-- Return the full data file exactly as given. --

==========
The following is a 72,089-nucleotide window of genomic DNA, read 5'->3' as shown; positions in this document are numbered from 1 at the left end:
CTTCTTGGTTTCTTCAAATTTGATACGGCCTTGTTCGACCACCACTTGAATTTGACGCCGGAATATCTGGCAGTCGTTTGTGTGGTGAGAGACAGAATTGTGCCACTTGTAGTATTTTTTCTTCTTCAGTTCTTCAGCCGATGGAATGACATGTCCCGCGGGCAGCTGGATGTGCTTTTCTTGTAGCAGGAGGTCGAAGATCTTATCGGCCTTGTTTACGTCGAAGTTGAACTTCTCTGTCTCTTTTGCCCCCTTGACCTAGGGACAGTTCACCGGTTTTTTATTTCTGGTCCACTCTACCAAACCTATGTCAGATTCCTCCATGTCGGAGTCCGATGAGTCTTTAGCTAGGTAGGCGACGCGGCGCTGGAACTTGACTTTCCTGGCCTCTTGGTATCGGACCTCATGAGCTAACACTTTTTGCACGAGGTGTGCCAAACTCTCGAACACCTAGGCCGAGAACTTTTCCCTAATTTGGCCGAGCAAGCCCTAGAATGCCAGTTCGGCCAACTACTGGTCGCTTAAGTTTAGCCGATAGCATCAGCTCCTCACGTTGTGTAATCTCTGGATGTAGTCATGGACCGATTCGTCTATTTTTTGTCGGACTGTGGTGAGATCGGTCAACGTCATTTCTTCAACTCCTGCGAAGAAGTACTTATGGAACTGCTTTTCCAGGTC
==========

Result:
The following is a 72,089-nucleotide window of genomic DNA, read 5'->3' as shown; positions in this document are numbered from 1 at the left end:
CTTCTTGGTTTCTTCAAATTTGATACGGCCTTGTTCGACCACCACTTGAATTTGACGCCGGAATATCTGGCAGTCGTTTGTGTGGTGAGAGACAGAATTGTGCCACTTGTAGTATTTTTTCTTCTTCAGTTCTTCAGCCGATGGAATGACATGTCCCGCGGGCAGCTGGATGTGCTTTTCTTGTAGCAGGAGGTCGAAGATCTTATCGGCCTTGTTTACGTCGAAGTTGAACTTCTCTGTCTCTTTTGCCCCCTTGACCTAGGGACAGTTCACCGGTTTTTTATTTCTGGTCCACTCTACCAAACCTATGTCAGATTCCTCCATGTCGGAGTCCGATGAGTCTTTAGCTAGGTAGGCGACGCGGCGCTGGAACTTGACTTTCCTGGCCTCTTGGTATCGGACCTCATGAGCTAACACTTTTTGCACGAGGTGTGCCAAACTCTCGAACACCTAGGCCGAGAACTTTTCCCTAATTTGGCCGAGCAAGCCCTAGAATGCCAGTTCGGCCAACTACTGGTCGCTTAAGTTTAGCCGATAGCATCAGCTCCTCACGTTGTGTAATCTCTGGATGTAGTCATGGACCGATTCGTCTATTTTTTGTCGGACTGTGGTGAGATCGGTCAACGTCATTTCTTCAACTCCTGCGAAGAAGTACTTATGGAACTGCTTTTCCAGGTC